Netflix and Engage? Implications for Streaming Television on Political Participation during the 2016 US Presidential Campaign
Jacob Groshek () and
Sarah Krongard ()
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Jacob Groshek: Division of Emerging Media Studies, Boston University, Boston, MA 02215, USA
Sarah Krongard: Division of Emerging Media Studies, Boston University, Boston, MA 02215, USA
Social Sciences, 2016, vol. 5, issue 4, 1-18
A large body of existing research has consistently demonstrated that the use of social networking sites (SNS) by citizens in elections is positively related to different forms of both offline and online participation. The opposite argument, however, is often advanced with regard to increased viewing broadcast or cable television, particularly entertainment programming. This study proceeds from this broad vantage point by examining survey-based indicators of active SNS use and conventional television viewing in the 2016 presidential primaries, as well as the frequency of streaming television viewing during the early stages of this campaign. Data for this study was drawn from a representative nationwide online panel, and findings observed here suggest that more personalized communication through the ongoing morphology of social networking sites and streaming both political and apolitical television content are significant factors in positively shaping both online and offline participation. Comparisons with other media including conventional television viewing are introduced, and theoretical implications from a media system dependency framework are discussed.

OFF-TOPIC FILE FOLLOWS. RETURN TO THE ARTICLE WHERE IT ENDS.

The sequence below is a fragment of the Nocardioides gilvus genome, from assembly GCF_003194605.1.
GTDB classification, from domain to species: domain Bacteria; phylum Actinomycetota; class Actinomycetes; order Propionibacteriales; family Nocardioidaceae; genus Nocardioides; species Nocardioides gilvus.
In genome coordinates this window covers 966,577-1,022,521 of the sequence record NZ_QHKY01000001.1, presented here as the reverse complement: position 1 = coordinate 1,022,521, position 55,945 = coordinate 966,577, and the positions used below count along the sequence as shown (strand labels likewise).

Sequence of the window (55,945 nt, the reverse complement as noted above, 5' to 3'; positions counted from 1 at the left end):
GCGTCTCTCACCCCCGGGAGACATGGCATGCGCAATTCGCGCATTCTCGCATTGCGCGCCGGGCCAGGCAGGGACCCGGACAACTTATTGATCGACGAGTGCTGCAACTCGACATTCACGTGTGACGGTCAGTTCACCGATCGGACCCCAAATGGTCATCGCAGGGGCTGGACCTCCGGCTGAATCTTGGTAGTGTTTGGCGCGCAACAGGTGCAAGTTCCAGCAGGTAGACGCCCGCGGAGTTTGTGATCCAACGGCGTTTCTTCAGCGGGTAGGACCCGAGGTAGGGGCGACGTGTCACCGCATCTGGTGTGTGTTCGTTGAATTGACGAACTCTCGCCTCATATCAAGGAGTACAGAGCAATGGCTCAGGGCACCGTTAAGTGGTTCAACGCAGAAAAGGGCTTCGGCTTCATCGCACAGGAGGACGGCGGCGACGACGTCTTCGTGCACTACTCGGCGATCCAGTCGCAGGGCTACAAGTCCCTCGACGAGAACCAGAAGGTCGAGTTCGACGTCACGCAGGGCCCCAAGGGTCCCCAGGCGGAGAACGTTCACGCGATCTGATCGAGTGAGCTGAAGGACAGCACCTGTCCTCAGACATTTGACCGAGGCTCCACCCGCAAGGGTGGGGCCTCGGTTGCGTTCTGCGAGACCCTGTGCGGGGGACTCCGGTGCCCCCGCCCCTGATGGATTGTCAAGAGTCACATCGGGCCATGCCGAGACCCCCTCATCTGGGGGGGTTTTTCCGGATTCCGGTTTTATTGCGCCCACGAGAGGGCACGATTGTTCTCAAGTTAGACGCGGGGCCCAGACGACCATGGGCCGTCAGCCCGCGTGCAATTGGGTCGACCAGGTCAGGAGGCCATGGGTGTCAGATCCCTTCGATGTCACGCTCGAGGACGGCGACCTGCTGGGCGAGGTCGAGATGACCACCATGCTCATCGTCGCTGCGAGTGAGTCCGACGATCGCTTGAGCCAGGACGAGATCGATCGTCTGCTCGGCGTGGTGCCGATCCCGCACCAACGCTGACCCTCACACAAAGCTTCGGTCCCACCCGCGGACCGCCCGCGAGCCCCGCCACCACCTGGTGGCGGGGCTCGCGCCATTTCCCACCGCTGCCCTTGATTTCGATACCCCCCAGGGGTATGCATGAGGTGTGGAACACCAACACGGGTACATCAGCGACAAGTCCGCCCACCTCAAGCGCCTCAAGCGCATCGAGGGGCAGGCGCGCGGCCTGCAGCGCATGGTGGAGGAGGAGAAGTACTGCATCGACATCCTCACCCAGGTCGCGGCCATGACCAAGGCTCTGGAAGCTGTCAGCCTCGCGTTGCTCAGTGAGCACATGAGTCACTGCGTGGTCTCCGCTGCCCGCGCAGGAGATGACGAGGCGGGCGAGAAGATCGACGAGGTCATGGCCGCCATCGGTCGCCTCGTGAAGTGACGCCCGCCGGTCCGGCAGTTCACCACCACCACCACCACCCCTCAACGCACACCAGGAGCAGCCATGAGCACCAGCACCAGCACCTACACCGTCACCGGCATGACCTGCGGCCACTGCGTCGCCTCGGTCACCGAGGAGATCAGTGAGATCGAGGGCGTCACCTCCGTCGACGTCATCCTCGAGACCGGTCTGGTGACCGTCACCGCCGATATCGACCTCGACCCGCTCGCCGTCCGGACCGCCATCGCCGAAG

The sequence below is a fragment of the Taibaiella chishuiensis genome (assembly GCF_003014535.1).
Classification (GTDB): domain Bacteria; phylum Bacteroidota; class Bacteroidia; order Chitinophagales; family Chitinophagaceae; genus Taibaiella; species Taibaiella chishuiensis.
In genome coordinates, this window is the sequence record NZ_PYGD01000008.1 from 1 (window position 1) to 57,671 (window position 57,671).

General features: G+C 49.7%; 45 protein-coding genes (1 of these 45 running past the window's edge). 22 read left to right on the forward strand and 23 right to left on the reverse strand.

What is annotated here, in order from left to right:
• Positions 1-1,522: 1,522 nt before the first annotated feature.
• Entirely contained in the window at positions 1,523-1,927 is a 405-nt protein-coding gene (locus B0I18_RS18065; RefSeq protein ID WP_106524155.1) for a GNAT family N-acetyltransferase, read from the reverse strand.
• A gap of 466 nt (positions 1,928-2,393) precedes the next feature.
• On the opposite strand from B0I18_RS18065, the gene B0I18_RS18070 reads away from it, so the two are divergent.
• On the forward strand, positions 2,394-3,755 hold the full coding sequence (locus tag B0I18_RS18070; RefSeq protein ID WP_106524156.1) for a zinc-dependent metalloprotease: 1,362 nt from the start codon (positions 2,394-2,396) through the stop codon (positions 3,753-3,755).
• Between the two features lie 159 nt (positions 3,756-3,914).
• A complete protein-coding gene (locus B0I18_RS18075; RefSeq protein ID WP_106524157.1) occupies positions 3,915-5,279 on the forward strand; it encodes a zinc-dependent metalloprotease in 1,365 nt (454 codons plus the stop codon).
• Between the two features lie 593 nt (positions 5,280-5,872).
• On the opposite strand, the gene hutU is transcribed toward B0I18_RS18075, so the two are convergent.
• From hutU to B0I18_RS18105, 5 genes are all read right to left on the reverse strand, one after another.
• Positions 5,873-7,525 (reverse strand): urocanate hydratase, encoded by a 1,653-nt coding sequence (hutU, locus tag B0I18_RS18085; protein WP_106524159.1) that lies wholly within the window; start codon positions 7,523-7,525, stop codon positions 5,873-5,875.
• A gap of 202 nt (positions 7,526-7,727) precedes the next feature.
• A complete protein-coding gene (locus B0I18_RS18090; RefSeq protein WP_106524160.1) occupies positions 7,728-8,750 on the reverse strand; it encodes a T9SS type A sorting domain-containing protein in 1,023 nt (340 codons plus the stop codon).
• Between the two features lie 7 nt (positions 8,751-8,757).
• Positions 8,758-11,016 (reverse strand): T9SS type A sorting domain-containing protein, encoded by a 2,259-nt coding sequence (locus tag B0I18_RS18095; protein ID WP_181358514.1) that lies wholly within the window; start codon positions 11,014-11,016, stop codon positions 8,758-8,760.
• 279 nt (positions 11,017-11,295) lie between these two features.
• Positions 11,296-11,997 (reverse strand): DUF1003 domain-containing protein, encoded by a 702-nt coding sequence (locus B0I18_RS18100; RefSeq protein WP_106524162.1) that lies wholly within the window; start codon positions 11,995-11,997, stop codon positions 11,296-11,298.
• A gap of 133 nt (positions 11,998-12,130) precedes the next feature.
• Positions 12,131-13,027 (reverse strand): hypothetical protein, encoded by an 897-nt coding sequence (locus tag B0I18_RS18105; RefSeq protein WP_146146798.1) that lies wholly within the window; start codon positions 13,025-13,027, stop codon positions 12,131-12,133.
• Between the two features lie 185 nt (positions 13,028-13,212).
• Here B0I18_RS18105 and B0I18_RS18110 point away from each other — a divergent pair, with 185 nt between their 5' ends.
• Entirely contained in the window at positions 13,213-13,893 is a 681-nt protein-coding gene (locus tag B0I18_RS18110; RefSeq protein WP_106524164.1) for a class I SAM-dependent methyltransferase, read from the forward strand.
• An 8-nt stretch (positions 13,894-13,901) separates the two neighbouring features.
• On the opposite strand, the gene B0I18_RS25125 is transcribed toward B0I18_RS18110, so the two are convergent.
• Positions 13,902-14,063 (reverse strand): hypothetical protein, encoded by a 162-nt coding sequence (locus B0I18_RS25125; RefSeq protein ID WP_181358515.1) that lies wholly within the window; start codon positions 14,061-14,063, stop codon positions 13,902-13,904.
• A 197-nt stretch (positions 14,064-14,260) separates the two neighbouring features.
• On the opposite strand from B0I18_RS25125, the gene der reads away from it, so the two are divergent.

Keywords: social media; streaming television; binge watching; political participation (search for similar items in EconPapers)
JEL-codes: A B N P Y80 Z00 (search for similar items in EconPapers)
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Persistent link: https://EconPapers.repec.org/RePEc:gam:jscscx:v:5:y:2016:i:4:p:65-:d:81074
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